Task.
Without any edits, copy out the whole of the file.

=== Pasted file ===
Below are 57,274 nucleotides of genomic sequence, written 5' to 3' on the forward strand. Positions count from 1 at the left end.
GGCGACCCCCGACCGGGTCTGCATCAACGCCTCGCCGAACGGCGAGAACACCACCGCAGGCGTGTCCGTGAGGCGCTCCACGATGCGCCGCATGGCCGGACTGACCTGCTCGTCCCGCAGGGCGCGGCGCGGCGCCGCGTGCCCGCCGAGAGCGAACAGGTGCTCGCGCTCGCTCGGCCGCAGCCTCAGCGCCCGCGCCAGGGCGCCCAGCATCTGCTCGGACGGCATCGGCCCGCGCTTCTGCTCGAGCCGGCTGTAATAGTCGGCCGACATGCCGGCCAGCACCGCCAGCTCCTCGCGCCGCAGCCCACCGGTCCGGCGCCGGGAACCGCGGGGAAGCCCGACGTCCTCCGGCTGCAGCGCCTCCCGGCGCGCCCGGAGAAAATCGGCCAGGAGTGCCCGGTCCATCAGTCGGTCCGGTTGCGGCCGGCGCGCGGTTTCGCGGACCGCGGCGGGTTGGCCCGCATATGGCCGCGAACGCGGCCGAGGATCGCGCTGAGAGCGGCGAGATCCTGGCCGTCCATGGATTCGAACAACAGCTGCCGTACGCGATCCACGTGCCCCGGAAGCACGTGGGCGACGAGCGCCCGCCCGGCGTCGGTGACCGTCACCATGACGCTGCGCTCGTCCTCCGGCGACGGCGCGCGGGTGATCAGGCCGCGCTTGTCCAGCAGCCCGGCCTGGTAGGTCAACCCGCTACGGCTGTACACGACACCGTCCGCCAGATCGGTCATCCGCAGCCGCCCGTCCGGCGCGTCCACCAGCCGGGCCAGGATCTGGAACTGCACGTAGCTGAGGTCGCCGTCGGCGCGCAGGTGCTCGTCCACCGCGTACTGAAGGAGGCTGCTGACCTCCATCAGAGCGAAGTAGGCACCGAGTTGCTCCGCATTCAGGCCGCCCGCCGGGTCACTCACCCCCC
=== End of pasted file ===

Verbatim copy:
Below are 57,274 nucleotides of genomic sequence, written 5' to 3' on the forward strand. Positions count from 1 at the left end.
GGCGACCCCCGACCGGGTCTGCATCAACGCCTCGCCGAACGGCGAGAACACCACCGCAGGCGTGTCCGTGAGGCGCTCCACGATGCGCCGCATGGCCGGACTGACCTGCTCGTCCCGCAGGGCGCGGCGCGGCGCCGCGTGCCCGCCGAGAGCGAACAGGTGCTCGCGCTCGCTCGGCCGCAGCCTCAGCGCCCGCGCCAGGGCGCCCAGCATCTGCTCGGACGGCATCGGCCCGCGCTTCTGCTCGAGCCGGCTGTAATAGTCGGCCGACATGCCGGCCAGCACCGCCAGCTCCTCGCGCCGCAGCCCACCGGTCCGGCGCCGGGAACCGCGGGGAAGCCCGACGTCCTCCGGCTGCAGCGCCTCCCGGCGCGCCCGGAGAAAATCGGCCAGGAGTGCCCGGTCCATCAGTCGGTCCGGTTGCGGCCGGCGCGCGGTTTCGCGGACCGCGGCGGGTTGGCCCGCATATGGCCGCGAACGCGGCCGAGGATCGCGCTGAGAGCGGCGAGATCCTGGCCGTCCATGGATTCGAACAACAGCTGCCGTACGCGATCCACGTGCCCCGGAAGCACGTGGGCGACGAGCGCCCGCCCGGCGTCGGTGACCGTCACCATGACGCTGCGCTCGTCCTCCGGCGACGGCGCGCGGGTGATCAGGCCGCGCTTGTCCAGCAGCCCGGCCTGGTAGGTCAACCCGCTACGGCTGTACACGACACCGTCCGCCAGATCGGTCATCCGCAGCCGCCCGTCCGGCGCGTCCACCAGCCGGGCCAGGATCTGGAACTGCACGTAGCTGAGGTCGCCGTCGGCGCGCAGGTGCTCGTCCACCGCGTACTGAAGGAGGCTGCTGACCTCCATCAGAGCGAAGTAGGCACCGAGTTGCTCCGCATTCAGGCCGCCCGCCGGGTCACTCACCCCCC